California lawmakers return Monday from a monthlong break with a busy agenda that includes tackling the state's housing crisis and deciding whether to make California a statewide sanctuary for people living illegally in the U.S.
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Here's a look at some of the high-profile issues the Legislature will tackle in the last four weeks of business this year. They reconvene in January for the rest of their current two-year session.
With Californians facing high and rapidly rising housing costs, Gov. Jerry Brown and top Democratic lawmakers put housing at the top of the agenda for the Legislature's return.
Brown, Senate President Pro Tem Kevin de Leon and Assembly Speaker Anthony Rendon agreed to advance a package of housing bills.
They said it would include a bond and permanent funding source for subsidized housing — a top priority for many Democratic lawmakers — as well as regulatory changes that make it easier for developers to build affordable housing, one of Brown's priorities.
Legislative leaders have long identified soaring housing costs as a major concern, but they've struggled to find consensus with Brown, developers, labor unions and environmentalists.
CAP AND TRADE MONEY
California got national attention last month for extending the state's "cap and trade" climate law until 2030. The move keeps alive a program that raises hundreds of millions of dollars a year by auctioning off permits to release climate-changing gases.
Lawmakers outlined broad priorities for the money, including cleaner air, zero-emission vehicles, sustainable agriculture, forests and parks. Now they have to decide on specifics — while listening to a loud chorus of interest groups looking for a piece of the money.
Sixty percent of the money automatically goes to high-speed rail, public transit, housing projects and other purposes. Another chunk is committed to cover the cost of tax breaks included in the extension to win support from Republicans and business interests.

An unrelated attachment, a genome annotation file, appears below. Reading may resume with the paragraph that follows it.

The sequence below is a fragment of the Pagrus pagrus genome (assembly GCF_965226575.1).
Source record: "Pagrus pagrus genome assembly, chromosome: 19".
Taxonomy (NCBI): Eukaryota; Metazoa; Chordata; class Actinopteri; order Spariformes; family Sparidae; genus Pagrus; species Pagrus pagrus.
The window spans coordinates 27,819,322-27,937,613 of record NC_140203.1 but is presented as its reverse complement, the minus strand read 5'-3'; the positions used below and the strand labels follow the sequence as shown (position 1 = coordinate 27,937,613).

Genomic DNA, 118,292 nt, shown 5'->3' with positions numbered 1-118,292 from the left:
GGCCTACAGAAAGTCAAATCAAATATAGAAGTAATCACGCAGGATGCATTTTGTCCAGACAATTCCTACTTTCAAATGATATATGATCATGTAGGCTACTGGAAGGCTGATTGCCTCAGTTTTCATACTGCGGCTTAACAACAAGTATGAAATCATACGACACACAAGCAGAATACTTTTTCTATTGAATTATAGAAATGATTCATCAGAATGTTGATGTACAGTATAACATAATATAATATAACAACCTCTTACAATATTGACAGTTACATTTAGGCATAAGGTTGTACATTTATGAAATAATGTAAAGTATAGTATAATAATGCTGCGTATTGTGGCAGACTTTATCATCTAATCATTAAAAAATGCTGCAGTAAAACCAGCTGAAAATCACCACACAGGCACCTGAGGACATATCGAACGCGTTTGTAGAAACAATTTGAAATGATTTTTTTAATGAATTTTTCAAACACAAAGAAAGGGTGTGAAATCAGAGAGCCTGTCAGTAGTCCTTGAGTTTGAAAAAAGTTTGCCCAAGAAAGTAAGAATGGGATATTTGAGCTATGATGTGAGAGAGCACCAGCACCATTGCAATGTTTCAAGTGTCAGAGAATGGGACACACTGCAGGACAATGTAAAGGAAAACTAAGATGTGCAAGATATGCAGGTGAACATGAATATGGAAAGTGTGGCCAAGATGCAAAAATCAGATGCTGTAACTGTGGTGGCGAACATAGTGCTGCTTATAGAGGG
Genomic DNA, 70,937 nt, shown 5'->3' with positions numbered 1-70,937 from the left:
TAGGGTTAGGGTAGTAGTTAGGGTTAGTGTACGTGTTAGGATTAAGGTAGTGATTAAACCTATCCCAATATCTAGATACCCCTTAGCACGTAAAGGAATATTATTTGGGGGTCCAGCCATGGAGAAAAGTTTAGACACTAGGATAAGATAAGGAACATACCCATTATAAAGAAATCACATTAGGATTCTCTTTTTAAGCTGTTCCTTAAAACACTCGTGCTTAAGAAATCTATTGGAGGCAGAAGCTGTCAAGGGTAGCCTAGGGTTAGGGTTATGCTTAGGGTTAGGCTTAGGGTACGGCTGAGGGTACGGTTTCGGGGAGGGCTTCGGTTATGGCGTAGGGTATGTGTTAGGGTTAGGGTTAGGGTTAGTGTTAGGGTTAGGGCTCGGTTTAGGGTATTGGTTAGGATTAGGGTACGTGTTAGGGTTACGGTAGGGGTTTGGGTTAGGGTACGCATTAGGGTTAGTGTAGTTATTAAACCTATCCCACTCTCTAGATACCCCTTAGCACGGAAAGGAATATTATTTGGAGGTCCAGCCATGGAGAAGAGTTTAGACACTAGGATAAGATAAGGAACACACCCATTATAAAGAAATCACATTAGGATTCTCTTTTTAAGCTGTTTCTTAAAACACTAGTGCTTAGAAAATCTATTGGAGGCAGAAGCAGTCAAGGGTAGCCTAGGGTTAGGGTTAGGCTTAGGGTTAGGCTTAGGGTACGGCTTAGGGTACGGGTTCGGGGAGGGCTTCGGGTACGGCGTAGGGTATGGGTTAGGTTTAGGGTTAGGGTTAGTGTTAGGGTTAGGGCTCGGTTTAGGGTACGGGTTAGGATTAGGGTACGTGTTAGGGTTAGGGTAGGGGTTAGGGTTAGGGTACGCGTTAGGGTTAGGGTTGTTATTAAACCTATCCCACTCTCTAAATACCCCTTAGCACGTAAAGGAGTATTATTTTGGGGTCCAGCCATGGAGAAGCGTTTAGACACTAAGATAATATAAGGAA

The Air Resources Board held the most recent auction last week and is scheduled to announce the results Tuesday. Officials expect a rebound after more than a year of sagging demand tied in large part to uncertainty about whether businesses would need to buy the permits after 2020, when the program was originally set to expire.
The Senate voted along party lines to restrict state and local law enforcement agencies from cooperating with federal immigration authorities, essentially making California a statewide sanctuary for immigrants living in the country illegally.
The measure, written by de Leon, is a response to President Donald Trump's campaign promise to step up deportations. It would give California the nation's strongest statewide protections for immigrants.
It has cleared the Senate but has had a tougher run in the more moderate Assembly.
The bill has fired up conservative critics and drawn the rebuke of the California State Sheriffs' Association, which says it would endanger the public and drive immigration enforcement from jails to neighborhoods.
The measure is backed by immigrant and civil rights groups, which say the state needs to protect families living in fear that they'll be split up.
Brown told NBC's Meet the Press that he has concerns and is working with de Leon to address them. He didn't elaborate, and his spokesman Evan Westrup wouldn't say what changes the governor is seeking.
The Senate voted earlier this year to end bail for most defendants as part of an attempt to dramatically redesign the system for supervising defendants awaiting trial.
The Assembly wasn't ready to go that route and rejected a similar measure, but proponents are still working to line up support.
Critics contend the bail system hurts poor defendants who haven't been convicted but must await trial behind bars solely because they're too poor to pay bail and be released. Bail is money or property that can be forfeited if suspects fail to appear for trial.
Some Democratic lawmakers want to give judges more flexibility to decide during arraignment whether to impose bail as a condition of release, taking the defendant's income into account.
The bail industry has aggressively lobbied against the bill, even bringing celebrity bail man Dog the Bounty Hunter to Sacramento to testify against it. The industry says the legislation would endanger the public by allowing dangerous criminals out of custody.